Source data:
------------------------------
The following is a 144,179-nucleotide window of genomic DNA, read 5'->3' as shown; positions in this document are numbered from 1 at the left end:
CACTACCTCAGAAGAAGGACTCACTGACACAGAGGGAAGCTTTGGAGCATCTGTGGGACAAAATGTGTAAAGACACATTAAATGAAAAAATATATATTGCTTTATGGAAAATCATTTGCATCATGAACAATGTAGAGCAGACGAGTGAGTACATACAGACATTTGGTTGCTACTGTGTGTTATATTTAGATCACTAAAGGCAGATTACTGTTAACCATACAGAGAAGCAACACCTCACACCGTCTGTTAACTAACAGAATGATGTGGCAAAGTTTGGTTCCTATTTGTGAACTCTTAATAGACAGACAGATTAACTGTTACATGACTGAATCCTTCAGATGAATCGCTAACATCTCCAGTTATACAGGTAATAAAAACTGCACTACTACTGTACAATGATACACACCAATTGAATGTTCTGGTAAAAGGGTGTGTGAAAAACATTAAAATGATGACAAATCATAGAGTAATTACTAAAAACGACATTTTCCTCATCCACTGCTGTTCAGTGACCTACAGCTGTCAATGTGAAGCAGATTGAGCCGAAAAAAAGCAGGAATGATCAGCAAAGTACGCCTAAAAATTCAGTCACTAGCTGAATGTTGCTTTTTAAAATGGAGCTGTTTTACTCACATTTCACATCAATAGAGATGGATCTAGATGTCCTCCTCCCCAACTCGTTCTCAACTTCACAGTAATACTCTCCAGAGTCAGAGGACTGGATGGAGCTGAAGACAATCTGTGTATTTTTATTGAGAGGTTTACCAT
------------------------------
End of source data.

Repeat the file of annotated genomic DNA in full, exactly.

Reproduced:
The following is a 144,179-nucleotide window of genomic DNA, read 5'->3' as shown; positions in this document are numbered from 1 at the left end:
CACTACCTCAGAAGAAGGACTCACTGACACAGAGGGAAGCTTTGGAGCATCTGTGGGACAAAATGTGTAAAGACACATTAAATGAAAAAATATATATTGCTTTATGGAAAATCATTTGCATCATGAACAATGTAGAGCAGACGAGTGAGTACATACAGACATTTGGTTGCTACTGTGTGTTATATTTAGATCACTAAAGGCAGATTACTGTTAACCATACAGAGAAGCAACACCTCACACCGTCTGTTAACTAACAGAATGATGTGGCAAAGTTTGGTTCCTATTTGTGAACTCTTAATAGACAGACAGATTAACTGTTACATGACTGAATCCTTCAGATGAATCGCTAACATCTCCAGTTATACAGGTAATAAAAACTGCACTACTACTGTACAATGATACACACCAATTGAATGTTCTGGTAAAAGGGTGTGTGAAAAACATTAAAATGATGACAAATCATAGAGTAATTACTAAAAACGACATTTTCCTCATCCACTGCTGTTCAGTGACCTACAGCTGTCAATGTGAAGCAGATTGAGCCGAAAAAAAGCAGGAATGATCAGCAAAGTACGCCTAAAAATTCAGTCACTAGCTGAATGTTGCTTTTTAAAATGGAGCTGTTTTACTCACATTTCACATCAATAGAGATGGATCTAGATGTCCTCCTCCCCAACTCGTTCTCAACTTCACAGTAATACTCTCCAGAGTCAGAGGACTGGATGGAGCTGAAGACAATCTGTGTATTTTTATTGAGAGGTTTACCAT